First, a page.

Commenter Arvicco points out that there is a non-monetary core at the heart of bitcoin. People value bitcoin as a collectible. Mike Sproul has also brought up this possibility, comparing bitcoin to baseball cards. In my first bitcoin post, I hypothesized that bitcoin might be an indicator of geek cred, a badge of sorts. Does bitcoin actually have a fundamental value? Let's assume for the moment that this view is right. This means that come the next liquidity crisis, bitcoin won't collapse to zero but will bottom out at whatever price so-called bitcoin collectors are willing (and able) to set. Just like jewelers and dentists act as safety valves in the gold market, cushioning panic-driven speculative declines in the gold price through their purchases, the bitcoin collector community will step in as buyer of last resort to ensure that BTC never falls to 0.
Who might these collectors be? They are bitcoin's true believers, the ones who have been there from the start (or wish they had). Out of pure admiration for bitcoin, they'd willingly buy it at any positive value, even though the rest of the world couldn't care less about bitcoin's unique properties. Collectors hold bitcoin not because they plan to exchange it on for a better price, but as a permanent consumption good. These folks joins other rare birds like stamp collectors and crocheted doily collectors in setting the fundamental value of an item that the rest of the world neither understands nor values for its own sake.
This is different from the gold market. Jewelers, manufacturers, and dentists take gold out of the market during panics not because they collect the metal, nor because they're loyal to it. They do so because their profit and loss calculation tells them that it makes sense to do so.
I'm not able to appraise how big the core collector community is and how determined its member are, but I am skeptical of their ability to absorb a mass exodus of bitcoin speculators and transactors. After all, there's a tremendous amount of speculation in the market, surely far more speculators than transactors. So for now I'll remain a seller of bitcoin, since I'm worried about instability. But let's ignore my outlook. Here are some thoughts about bitcoin true believers as a potential plunge protection team.
First, there needs to be a lot of collectors if they're going to successfully anchor bitcoin's price against massive and inevitable monetary panics. They should be firm in their commitment to bitcoin. There needs to be a steady recruitment of new people to the collecting cause. A mythology is a great tool for inspiring collectors and potential collectors. The story of bitcoin founder Satoshi Nakamoto or the techno-anarchist narratives of bitcoin-as-destroyer-of-government-money and liberator-of-society are powerful coordination devices. When bitcoin crashes $40 in ten minutes, it'll take waves of devoted believers to put in plunge protection buy orders. If Bitcoin's cultural motifs are sufficient to motivate the requisite desire to hold and consume bitcoin as collector's items, then perhaps a future liquidity panic won't cause bitcoin to implode.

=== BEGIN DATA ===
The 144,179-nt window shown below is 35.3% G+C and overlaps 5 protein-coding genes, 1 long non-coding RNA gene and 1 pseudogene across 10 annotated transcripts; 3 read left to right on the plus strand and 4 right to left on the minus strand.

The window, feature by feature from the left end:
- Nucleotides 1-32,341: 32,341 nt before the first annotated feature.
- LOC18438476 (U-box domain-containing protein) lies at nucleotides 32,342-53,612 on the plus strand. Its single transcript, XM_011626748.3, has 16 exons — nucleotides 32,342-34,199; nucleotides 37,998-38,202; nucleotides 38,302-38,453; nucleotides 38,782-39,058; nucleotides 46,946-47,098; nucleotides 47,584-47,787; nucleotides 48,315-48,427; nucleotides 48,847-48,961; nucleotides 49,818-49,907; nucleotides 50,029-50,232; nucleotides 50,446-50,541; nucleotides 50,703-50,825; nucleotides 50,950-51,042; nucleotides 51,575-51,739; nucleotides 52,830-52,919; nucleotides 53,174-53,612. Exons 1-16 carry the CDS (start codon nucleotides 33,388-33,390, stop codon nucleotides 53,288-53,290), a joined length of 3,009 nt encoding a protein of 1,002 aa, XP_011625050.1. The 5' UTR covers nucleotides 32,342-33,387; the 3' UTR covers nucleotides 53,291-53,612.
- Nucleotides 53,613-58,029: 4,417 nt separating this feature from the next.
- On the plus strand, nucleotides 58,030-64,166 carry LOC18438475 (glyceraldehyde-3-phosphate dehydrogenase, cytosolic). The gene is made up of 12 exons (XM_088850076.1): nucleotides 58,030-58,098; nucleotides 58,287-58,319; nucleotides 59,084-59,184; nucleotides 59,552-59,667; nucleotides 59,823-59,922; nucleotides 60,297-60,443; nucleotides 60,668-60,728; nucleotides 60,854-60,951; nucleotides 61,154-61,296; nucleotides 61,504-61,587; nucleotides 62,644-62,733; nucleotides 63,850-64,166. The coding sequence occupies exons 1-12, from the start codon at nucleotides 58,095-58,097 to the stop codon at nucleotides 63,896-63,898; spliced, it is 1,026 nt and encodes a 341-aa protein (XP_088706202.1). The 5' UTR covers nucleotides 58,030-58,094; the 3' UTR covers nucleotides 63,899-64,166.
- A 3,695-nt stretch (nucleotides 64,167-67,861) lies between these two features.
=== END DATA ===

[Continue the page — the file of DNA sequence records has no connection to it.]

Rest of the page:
Secondly, the bitcoin collector community should be selling into every bitcoin price rise so that they have the ammunition to reinforce plunge protection efforts when the market inevitably experiences a speculative run. By selling high, bitcoin collectors will have sufficient reserves of USD, pounds, yen etc to repurchase bitcoin from speculators when the latter eventually flee. Just as buying into falls should help halt plunges, the process of selling into a rise will have the side benefit of softening the rise, thereby reducing speculative excess.
There are a lot of interesting catch-22s here. Too much speculation is dangerous since a speculative buyer represents a future panic-seller for whom collectors will have to budget resources to purchase unwanted coin. But at the same time, as more collectors are drawn to the bitcoin mythology, they push prices up, attracting the very same speculative elements that threaten to destabilize bitcoin. Speculators, after all, love fast-moving unidirectional markets. Here's another irony. Even as the plunge protection team anchors bitcoin's price to the downside, in doing so it creates a Greenspan put of sorts, insuring speculators that they'll never lose more than a fixed amount of their capital. This only inspires more speculation. The last catch-22 is this. A plunge protection team of loyal collectors needs to keep a store of central bank media-of- exchange to repurchase bitcoin from fleeing speculators and prevent the zero value problem—but owning fiat instruments clashes with the whole anti-fiat mythology of bitcoin.
I'm skeptical of the ability of collectors to act as the necessary automatic stabilizer to counterbalance mass speculative exit. I'm not convinced that they can ensure that bitcoin will be around 10 years from now. I still think some sort of blockchain-style ledger will be in use 10 years from now, but it won't be the bitcoin ledger. But who knows, odder things have happened.
PS: Notice that I haven't used the word "money" once. I challenge commenters to avoid the word too. Trying to define something as money or not causes all sorts of distractions.